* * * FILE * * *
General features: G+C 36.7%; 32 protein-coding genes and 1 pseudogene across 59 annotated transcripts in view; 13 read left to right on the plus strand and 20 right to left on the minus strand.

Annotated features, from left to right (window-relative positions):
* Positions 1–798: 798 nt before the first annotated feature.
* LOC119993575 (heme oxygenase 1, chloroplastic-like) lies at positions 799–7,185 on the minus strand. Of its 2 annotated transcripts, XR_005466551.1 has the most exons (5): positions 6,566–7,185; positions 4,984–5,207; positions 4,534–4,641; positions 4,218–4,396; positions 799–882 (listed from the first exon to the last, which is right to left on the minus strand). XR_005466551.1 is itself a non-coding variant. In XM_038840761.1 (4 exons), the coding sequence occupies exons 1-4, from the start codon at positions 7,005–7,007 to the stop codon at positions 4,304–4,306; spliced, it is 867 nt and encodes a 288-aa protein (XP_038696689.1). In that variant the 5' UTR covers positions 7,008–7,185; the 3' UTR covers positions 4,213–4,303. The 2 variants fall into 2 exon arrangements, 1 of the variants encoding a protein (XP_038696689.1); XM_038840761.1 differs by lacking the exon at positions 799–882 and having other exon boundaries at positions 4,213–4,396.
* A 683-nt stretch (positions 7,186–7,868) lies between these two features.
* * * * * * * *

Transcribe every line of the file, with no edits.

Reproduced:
General features: G+C 36.7%; 32 protein-coding genes and 1 pseudogene across 59 annotated transcripts in view; 13 read left to right on the plus strand and 20 right to left on the minus strand.

Annotated features, from left to right (window-relative positions):
* Positions 1–798: 798 nt before the first annotated feature.
* LOC119993575 (heme oxygenase 1, chloroplastic-like) lies at positions 799–7,185 on the minus strand. Of its 2 annotated transcripts, XR_005466551.1 has the most exons (5): positions 6,566–7,185; positions 4,984–5,207; positions 4,534–4,641; positions 4,218–4,396; positions 799–882 (listed from the first exon to the last, which is right to left on the minus strand). XR_005466551.1 is itself a non-coding variant. In XM_038840761.1 (4 exons), the coding sequence occupies exons 1-4, from the start codon at positions 7,005–7,007 to the stop codon at positions 4,304–4,306; spliced, it is 867 nt and encodes a 288-aa protein (XP_038696689.1). In that variant the 5' UTR covers positions 7,008–7,185; the 3' UTR covers positions 4,213–4,303. The 2 variants fall into 2 exon arrangements, 1 of the variants encoding a protein (XP_038696689.1); XM_038840761.1 differs by lacking the exon at positions 799–882 and having other exon boundaries at positions 4,213–4,396.
* A 683-nt stretch (positions 7,186–7,868) lies between these two features.